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Veterinary Science Faqs

Q1.What is the eligibility and training for veterinary science and animal husbandry ?
Q2.What are the choices for the student of veterinary science ?
Q3.What are the Job Prospects ?
Q4.What is the remuneration in this job?
Q5. What are the Personal Attributes a veterinarian should have?

Q1.What is the eligibility and training for veterinary science and animal husbandry ?
A1. Just as in the case of medicine, veterinary science can be studied after 10+2. The basic requirement is a combination of physics, chemistry and biology at 10+2 level. Veterinary colleges in almost all states offer both graduate and post graduate courses in veterinary science and animal husbandry. The graduate course of study is for a duration of four years followed by a year's practical internship. This course is known as B.V.Sc. and as in any other discipline the Masters course can be pursued after this. The Masters course is known as M.V.Sc. The Masters course requires a specialised branch of study. The options open for this range from medicine, surgery, gynaecology, pathology and so on. Almost as many as in the regular medical field itself. To be more specific the specialisation to be opted for can be chosen from animal anatomy, animal biotechnology, animal husbandry, animal economics, animal husbandry extension, animal reproduction, livestock extension, animal genetics and breeding, dairy science and technology, dairy chemistry, dairy engineering, dairy microbiology, food hygiene, feed and fodder technology, meat science and technology, animal nutrition, poultry science and technology, piggery, preventive medicine and toxicology to name a few.

Q2.What are the choices for the student of veterinary science ?
A2.A student of veterinary science would have a choice of the following types of disciplines viz., v Basic courses like anatomy, physiology and biochemistry. v Clinical courses, surgery and radiology, gynaecology and obstetrics. v Paraclinical studies like pharmacology, parasitology, microbiology, pathology and epideiology. v Animal production studies which include nutrition, breeding, livestock production and management, animal and poultry products processing technology. Nature of work There are many sectors, which require the services of a veterinarian. A few of these are the agriculture sector, government animal husbandry departments, poultry farms, dairy farms, stud farms, veterinary hospitals and clinics in both the private sector and the government sector. During the course of work a veterinarian will be required to diagnose the ailment of an animal. This would entail a physical and clinical examination. Once the problem has been identified administration of medication would be needed. This also entails physical contact with animals. Other areas of functioning include vaccination of animals, providing information on nutrition and health, scientific breeding using methods like in-vitro fertilisation and artificial insemination, experiments on animals in order to control diseases spread by them, research involving animals for various purposes like vaccine production, animals genetics and so on.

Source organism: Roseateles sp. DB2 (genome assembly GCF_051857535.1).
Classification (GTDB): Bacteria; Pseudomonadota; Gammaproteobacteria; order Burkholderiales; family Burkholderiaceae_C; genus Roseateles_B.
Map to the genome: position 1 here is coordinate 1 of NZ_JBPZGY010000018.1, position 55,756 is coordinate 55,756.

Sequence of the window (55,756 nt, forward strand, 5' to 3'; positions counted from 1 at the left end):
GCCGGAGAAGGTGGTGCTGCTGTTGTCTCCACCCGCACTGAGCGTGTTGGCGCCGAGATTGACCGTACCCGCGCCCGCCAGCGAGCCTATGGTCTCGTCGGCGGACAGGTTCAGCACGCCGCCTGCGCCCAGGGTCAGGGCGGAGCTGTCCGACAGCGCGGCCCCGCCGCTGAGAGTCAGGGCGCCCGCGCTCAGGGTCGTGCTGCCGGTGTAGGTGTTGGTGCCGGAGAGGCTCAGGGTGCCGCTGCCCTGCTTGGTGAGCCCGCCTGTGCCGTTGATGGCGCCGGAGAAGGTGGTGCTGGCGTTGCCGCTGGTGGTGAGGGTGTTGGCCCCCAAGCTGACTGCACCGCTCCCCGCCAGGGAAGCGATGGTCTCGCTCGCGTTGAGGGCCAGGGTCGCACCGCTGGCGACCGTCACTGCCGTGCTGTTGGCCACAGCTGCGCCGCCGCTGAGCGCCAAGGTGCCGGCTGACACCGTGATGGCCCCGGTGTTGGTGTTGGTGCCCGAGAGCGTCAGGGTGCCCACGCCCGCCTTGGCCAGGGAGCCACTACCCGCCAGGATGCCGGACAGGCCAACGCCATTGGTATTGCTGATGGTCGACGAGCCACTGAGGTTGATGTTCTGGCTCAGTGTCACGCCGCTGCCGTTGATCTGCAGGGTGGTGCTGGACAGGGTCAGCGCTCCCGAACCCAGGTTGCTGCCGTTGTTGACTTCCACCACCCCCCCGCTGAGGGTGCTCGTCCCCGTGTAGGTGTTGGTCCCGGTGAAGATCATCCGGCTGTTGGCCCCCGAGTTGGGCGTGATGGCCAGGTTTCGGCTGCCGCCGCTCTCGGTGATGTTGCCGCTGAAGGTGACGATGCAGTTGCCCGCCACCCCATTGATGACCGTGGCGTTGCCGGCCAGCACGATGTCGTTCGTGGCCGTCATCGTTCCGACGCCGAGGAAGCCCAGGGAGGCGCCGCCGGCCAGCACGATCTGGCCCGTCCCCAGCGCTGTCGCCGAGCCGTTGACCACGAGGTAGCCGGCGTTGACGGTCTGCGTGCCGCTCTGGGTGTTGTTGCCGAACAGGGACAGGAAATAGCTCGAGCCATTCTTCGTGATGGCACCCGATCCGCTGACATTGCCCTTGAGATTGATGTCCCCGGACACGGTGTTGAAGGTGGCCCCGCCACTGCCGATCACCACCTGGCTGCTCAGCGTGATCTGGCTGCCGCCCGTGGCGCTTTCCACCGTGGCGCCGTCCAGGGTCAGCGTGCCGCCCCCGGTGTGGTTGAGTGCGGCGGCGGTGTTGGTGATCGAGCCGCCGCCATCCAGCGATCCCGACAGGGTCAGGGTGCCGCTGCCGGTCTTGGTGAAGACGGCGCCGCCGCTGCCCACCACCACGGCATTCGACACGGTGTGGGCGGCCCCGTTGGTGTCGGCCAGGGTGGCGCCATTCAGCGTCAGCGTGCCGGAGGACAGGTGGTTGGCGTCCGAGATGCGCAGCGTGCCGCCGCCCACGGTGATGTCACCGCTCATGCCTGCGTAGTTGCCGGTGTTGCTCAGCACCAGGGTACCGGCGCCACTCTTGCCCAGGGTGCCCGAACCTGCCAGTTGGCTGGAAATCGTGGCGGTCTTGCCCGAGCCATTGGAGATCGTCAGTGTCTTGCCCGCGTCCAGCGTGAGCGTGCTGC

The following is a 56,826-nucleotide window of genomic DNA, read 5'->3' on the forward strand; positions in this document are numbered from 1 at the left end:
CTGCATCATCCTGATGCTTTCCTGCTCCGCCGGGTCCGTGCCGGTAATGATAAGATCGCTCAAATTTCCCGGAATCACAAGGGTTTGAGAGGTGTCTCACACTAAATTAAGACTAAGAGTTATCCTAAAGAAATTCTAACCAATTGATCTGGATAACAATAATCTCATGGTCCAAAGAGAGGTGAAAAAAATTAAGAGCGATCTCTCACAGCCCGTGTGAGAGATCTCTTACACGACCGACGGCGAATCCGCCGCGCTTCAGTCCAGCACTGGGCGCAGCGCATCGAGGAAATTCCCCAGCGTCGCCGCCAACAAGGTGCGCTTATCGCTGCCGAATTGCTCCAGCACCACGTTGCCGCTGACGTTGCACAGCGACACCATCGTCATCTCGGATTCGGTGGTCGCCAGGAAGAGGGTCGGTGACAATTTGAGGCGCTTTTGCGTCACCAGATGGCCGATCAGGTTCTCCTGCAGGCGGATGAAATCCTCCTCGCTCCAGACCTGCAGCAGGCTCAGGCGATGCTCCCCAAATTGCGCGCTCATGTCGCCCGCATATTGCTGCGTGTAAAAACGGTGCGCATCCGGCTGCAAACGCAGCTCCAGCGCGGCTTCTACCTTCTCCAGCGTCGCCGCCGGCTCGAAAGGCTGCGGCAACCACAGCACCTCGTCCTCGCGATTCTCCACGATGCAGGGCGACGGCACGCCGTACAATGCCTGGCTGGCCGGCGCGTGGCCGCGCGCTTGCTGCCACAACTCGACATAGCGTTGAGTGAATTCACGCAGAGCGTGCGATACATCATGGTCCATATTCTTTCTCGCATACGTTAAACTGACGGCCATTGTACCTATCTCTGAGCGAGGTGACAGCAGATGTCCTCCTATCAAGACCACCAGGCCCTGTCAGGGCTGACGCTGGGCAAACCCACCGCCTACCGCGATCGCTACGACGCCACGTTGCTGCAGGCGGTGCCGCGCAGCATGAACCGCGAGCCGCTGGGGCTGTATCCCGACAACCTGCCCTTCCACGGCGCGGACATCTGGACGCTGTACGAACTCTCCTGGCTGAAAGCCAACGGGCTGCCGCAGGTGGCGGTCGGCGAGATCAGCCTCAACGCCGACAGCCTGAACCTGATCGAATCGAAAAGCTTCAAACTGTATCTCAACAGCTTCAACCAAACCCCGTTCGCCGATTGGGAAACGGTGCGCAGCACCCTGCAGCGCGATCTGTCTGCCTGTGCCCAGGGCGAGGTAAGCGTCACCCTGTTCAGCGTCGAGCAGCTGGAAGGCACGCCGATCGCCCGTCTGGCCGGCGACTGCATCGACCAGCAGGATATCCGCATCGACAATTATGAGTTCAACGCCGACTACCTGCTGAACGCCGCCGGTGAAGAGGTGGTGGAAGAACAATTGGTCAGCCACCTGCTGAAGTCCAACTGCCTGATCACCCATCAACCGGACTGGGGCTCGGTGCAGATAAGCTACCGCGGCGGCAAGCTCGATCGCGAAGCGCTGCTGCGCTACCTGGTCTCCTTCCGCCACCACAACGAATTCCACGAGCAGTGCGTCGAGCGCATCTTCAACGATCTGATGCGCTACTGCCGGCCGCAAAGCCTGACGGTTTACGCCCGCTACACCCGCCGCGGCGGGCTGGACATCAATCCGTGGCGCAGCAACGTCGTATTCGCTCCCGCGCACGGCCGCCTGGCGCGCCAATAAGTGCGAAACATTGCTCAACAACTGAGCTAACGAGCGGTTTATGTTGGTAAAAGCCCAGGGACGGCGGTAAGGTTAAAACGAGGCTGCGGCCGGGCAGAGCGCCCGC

Q3.What are the Job Prospects ?
A3 Several career options are open to graduates in veterinary science. Dairy and poultry farms require the services of a veterinarian. The areas of specialisation in this sector are production of milk, egg and other products. Needless to say the health of the animals on the farm is also the responsibility of the veterinarian. Urban areas also need the services of a veterinarian. The practice of keeping pets at home is very prevalent in urban areas. Private practices flourish in these areas. The government also employs veterinarians as public health professionals whose services are used in zoos, national parks and wildlife sanctuaries. The Defence Services use horses, dogs, camels, etc., for various purposes. So even they need the services of a veterinarian. Various organisations employ veterinarians in their research and development departments also. Then there is also the teaching line, after all new veterinarians are being trained everyday.

Q4.What is the remuneration in this job?
A4. Postgraduates in the field of veterinary science can go in for research. Remuneration On an average a veterinarian can earn in the range of Rs.5,000 to Rs.50,000 per month. The kind of practice will determine the amount of remuneration. It is the private practitioners who generally get lucrative monetary returns. However in this profession as in the medical profession the greatest reward comes from alleviating someone's pain. Here, the satisfaction is somewhat higher as mute animals are involved.

Q5. What are the Personal Attributes a veterinarian should have?
A5.
The first and foremost attribute required for a good veterinarian is genuine love and compassion for animals. And as animals come in various sizes, moods and behaviour, a good veterinarian should have physical stamina, quick reflexes and should be able to instinctively gauge the animal's mood. Adaptability to unusual conditions of work is very important. This is again because of the unpredictable nature of the patients involved. If anything a veterinarian's job is more difficult than that of a doctor dealing with humans. This is because a veterinarian's patients cannot communicate verbally. So a veterinarian needs to be extra sensitive, patient and perceptive.

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